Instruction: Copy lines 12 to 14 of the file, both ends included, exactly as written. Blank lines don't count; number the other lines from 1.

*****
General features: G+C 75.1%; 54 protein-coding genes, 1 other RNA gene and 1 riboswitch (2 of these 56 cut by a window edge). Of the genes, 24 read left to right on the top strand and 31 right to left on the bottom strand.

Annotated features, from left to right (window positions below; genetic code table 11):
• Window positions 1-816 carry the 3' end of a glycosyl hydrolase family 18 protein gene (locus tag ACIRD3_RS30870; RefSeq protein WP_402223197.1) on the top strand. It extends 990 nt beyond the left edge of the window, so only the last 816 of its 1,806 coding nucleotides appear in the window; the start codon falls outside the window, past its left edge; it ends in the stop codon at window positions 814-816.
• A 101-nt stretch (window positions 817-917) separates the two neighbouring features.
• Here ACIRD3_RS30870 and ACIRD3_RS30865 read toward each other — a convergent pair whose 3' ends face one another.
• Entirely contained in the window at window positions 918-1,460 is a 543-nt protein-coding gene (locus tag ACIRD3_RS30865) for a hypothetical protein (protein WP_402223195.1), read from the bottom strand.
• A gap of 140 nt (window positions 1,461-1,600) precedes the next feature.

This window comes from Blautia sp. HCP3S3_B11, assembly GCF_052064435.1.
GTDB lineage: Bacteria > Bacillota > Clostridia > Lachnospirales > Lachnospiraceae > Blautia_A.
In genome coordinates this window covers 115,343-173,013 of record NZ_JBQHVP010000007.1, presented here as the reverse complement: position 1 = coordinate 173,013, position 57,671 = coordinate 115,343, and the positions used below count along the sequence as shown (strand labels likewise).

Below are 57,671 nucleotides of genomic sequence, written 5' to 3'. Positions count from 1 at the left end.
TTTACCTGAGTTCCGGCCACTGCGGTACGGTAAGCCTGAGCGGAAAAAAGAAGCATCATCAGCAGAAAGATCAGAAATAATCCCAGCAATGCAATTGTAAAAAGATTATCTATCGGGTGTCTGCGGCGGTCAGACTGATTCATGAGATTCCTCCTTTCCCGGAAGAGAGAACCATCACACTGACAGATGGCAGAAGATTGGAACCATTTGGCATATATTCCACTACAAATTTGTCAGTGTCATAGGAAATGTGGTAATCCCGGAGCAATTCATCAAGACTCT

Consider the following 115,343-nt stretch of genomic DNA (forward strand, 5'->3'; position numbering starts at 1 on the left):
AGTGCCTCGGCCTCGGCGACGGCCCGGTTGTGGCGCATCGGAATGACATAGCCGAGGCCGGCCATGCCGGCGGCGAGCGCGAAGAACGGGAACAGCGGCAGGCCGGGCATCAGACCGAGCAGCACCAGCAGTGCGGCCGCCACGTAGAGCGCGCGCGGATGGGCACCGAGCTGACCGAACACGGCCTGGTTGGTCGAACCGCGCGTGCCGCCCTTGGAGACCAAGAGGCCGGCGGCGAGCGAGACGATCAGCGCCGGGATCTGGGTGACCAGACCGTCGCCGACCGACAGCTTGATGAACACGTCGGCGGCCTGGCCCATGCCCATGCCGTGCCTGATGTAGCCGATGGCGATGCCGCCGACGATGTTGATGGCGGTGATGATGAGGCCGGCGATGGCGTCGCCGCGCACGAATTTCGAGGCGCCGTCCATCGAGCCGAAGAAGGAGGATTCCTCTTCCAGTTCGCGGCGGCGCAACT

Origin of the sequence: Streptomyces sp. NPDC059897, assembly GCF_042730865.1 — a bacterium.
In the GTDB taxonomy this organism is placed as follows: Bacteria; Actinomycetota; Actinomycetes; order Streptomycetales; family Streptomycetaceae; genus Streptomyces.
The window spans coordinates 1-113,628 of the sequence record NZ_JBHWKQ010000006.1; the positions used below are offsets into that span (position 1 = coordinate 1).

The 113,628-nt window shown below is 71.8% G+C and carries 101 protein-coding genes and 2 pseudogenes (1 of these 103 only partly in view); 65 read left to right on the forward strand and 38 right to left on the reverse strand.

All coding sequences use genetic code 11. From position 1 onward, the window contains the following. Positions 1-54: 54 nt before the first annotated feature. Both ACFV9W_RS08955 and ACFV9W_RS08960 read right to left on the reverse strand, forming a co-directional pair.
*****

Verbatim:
TTTACCTGAGTTCCGGCCACTGCGGTACGGTAAGCCTGAGCGGAAAAAAGAAGCATCATCAGCAGAAAGATCAGAAATAATCCCAGCAATGCAATTGTAAAAAGATTATCTATCGGGTGTCTGCGGCGGTCAGACTGATTCATGAGATTCCTCCTTTCCCGGAAGAGAGAACCATCACACTGACAGATGGCAGAAGATTGGAACCATTTGGCATATATTCCACTACAAATTTGTCAGTGTCATAGGAAATGTGGTAATCCCGGAGCAATTCATCAAGACTCT

Consider the following 115,343-nt stretch of genomic DNA (forward strand, 5'->3'; position numbering starts at 1 on the left):
AGTGCCTCGGCCTCGGCGACGGCCCGGTTGTGGCGCATCGGAATGACATAGCCGAGGCCGGCCATGCCGGCGGCGAGCGCGAAGAACGGGAACAGCGGCAGGCCGGGCATCAGACCGAGCAGCACCAGCAGTGCGGCCGCCACGTAGAGCGCGCGCGGATGGGCACCGAGCTGACCGAACACGGCCTGGTTGGTCGAACCGCGCGTGCCGCCCTTGGAGACCAAGAGGCCGGCGGCGAGCGAGACGATCAGCGCCGGGATCTGGGTGACCAGACCGTCGCCGACCGACAGCTTGATGAACACGTCGGCGGCCTGGCCCATGCCCATGCCGTGCCTGATGTAGCCGATGGCGATGCCGCCGACGATGTTGATGGCGGTGATGATGAGGCCGGCGATGGCGTCGCCGCGCACGAATTTCGAGGCGCCGTCCATCGAGCCGAAGAAGGAGGATTCCTCTTCCAGTTCGCGGCGGCGCAACT